Complainant one of the biggest Indian Jewellery Brand – Disputed Domain Registered in 2004 – Complainant came online in 2010 with similar .NET domain – Complainant holds Trademark since 2003 and promoted it’s brand 2012 onward – Passive Holding of Domain Name by Respondent – 16 years of no use, could not prove any Legitimate Interests – Held Registration not in Bad Faith – UDRP policy is of narrow scope for clear case of cybersquatting !
ADMINISTRATIVE PANEL DECISION
Kalyan Jewellers India Limited v. Antony Adam
Case No. D2020-1615
1. The Parties
Complainant is Kalyan Jewellers India Limited, India, represented by Altacit Global, India.
Respondent is Antony Adam, United Arab Emirates, Represented by Cylaw Solutions, India.
2. The Domain Name and Registrar
The disputed domain name <kalyanjewellers.com> is registered with PDR Ltd. d/b/a PublicDomainRegistry.com (the “Registrar”).
3. Procedural History
The Complaint was filed with the WIPO Arbitration and Mediation Center (the “Center”) on June 19, 2020. On June 19, 2020, the Center transmitted by email to the Registrar a request for registrar verification in connection with the disputed domain name. On June 20, 2020, the Registrar transmitted by email to the Center its verification response disclosing registrant and contact information for the disputed domain name which differed from the named Respondent and contact information in the Complaint. The Center sent an email communication to Complainant on June 23, 2020 providing the registrant and contact information disclosed by the Registrar, and inviting Complainant to submit an amendment to the Complaint. Complainant filed an amended Complaint on June 24, 2020.
The Center verified that the Complaint together with the amended Complaint satisfied the formal requirements of the Uniform Domain Name Dispute Resolution Policy (the “Policy” or “UDRP”), the Rules for Uniform Domain Name Dispute Resolution Policy (the “Rules”), and the WIPO Supplemental Rules for Uniform Domain Name Dispute Resolution Policy (the “Supplemental Rules”).
In accordance with the Rules, paragraphs 2 and 4, the Center formally notified Respondent of the Complaint, and the proceedings commenced on June 30, 2020. In accordance with the Rules, paragraph 5, the due date for Response was July 20, 2020. On July 13, 2020, Respondent sent an email requesting the extension of the Response due date. On July 14, 2020, the Center granted the extension of time until July 30, 2020. On July 30, 2020, Respondent submitted the Response. On July 31, 2020, Complainant sent an email requesting to file the supplemental filings. On July 31, 2020, Respondent objected to Complainant’s attempt to request for further submission by the email. However, on August 12, 2020, Complainant filed a supplemental filing with the Center. Accordingly, the Center acknowledged the receipt of supplemental filing and proceed with the panel appointment on the same day. Respondent submitted a supplemental filing on August 17, 2020.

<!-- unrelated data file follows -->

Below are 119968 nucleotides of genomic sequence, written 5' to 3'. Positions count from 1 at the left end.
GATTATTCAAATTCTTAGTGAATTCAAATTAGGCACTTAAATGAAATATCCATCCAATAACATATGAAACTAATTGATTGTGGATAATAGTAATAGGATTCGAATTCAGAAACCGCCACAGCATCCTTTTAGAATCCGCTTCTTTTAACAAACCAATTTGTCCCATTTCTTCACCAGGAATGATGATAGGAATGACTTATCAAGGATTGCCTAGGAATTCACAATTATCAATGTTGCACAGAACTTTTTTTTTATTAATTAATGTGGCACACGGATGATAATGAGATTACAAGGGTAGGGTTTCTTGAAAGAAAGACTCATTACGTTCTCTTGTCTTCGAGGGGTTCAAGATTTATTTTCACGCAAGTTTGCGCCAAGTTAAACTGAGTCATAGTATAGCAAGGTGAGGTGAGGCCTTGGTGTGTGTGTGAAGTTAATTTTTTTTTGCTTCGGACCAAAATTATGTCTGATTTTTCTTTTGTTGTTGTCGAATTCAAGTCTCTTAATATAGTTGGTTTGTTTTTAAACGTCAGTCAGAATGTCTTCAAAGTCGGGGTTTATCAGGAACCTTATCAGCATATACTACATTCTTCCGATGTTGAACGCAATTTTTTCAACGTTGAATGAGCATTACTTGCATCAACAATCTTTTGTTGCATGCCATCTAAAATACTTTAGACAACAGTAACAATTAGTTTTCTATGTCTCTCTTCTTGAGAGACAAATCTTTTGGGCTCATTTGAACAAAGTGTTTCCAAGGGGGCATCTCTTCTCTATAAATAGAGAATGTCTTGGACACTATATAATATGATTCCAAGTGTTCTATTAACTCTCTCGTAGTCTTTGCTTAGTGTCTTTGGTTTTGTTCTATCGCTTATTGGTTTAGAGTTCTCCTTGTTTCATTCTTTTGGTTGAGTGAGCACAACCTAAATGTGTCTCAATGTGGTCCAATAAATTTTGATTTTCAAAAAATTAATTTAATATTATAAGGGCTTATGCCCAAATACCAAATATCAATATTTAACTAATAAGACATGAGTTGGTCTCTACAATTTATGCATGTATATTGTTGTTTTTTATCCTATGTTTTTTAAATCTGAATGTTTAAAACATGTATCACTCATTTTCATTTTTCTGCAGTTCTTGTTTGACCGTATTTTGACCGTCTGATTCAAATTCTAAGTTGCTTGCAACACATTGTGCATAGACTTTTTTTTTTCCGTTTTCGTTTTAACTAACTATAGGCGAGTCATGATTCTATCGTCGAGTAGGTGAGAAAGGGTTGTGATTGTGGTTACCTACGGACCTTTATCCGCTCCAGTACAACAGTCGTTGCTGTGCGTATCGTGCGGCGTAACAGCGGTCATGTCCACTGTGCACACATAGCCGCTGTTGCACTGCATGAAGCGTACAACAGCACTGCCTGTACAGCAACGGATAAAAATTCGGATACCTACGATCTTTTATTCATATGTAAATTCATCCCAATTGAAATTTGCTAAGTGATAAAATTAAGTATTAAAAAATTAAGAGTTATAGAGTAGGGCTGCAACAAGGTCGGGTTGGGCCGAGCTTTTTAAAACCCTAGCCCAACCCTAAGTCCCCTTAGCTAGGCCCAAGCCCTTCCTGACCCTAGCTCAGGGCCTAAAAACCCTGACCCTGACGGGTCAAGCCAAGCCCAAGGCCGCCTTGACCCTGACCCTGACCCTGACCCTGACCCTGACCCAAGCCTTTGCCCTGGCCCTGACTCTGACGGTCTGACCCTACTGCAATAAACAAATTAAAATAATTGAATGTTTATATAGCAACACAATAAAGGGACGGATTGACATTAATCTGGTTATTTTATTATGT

The Center appointed Georges Nahitchevansky as the sole panelist in this matter on August 13, 2020. The Panel finds that it was properly constituted. The Panel has submitted the Statement of Acceptance and Declaration of Impartiality and Independence, as required by the Center to ensure compliance with the Rules, paragraph 7.
4. Factual Background
Complainant, Kalyan Jewellers India Limited, is a company based in India that has been in the business of selling jewelry through retail showrooms and stores since 1993. Complainant owns a number of trademark registrations for logo marks with the words “kalyan jewellers” in India, Singapore, United Arab Emirates, Saudi Arabia, Qatar, Kuwait and Bahrain. While most of these registrations issued to registration after 2019, Complainant owns four trademarks in India that issued to registration between 2003 and 2006, as follows: (i) a logo registration for KALYAN JEWELLERS that was filed on June 23, 1994 and issued to registration on December 8, 2003 (No. 631593); (2) a word mark registration for KALYAN that was filed on April 27, 2004 and issued to registration on December 2, 2005 (No. 1006004); and (3) two additional logo registration for KALYAN JEWELLERS that were filed on April 27, 2001 and which issued to registration on March 4, 2005 and July 19, 2006 (Nos. 1006005 and 1006006).
Complainant also owns and uses the domain name <kalyanjewellers.net> for a website to provide information about Complainant and its jewelry, and to promote the online sales of jewelry. Complainant registered the <kalyanjewellers.net> domain name in or about March 2010.
Respondent operates a business that provides domain name registration, web hosting, and online radio setup. Respondent’s official website is at “www.webvisionindia.com”. Respondent registered the disputed domain name on October 15, 2004 and does not appear to have used the disputed domain name with an active website or page.
In November 2017, Complainant contacted Respondent in an attempt to purchase the disputed domain name. Those communications do not look to have gone beyond some back and forth about contact numbers to use. It does not appear that the parties had any substantive discussions regarding a purchase of the disputed domain name. Currently, the disputed name does not resolve to an active website or web page.
5. Preliminary Consideration Regarding the Parties’ Supplemental Filings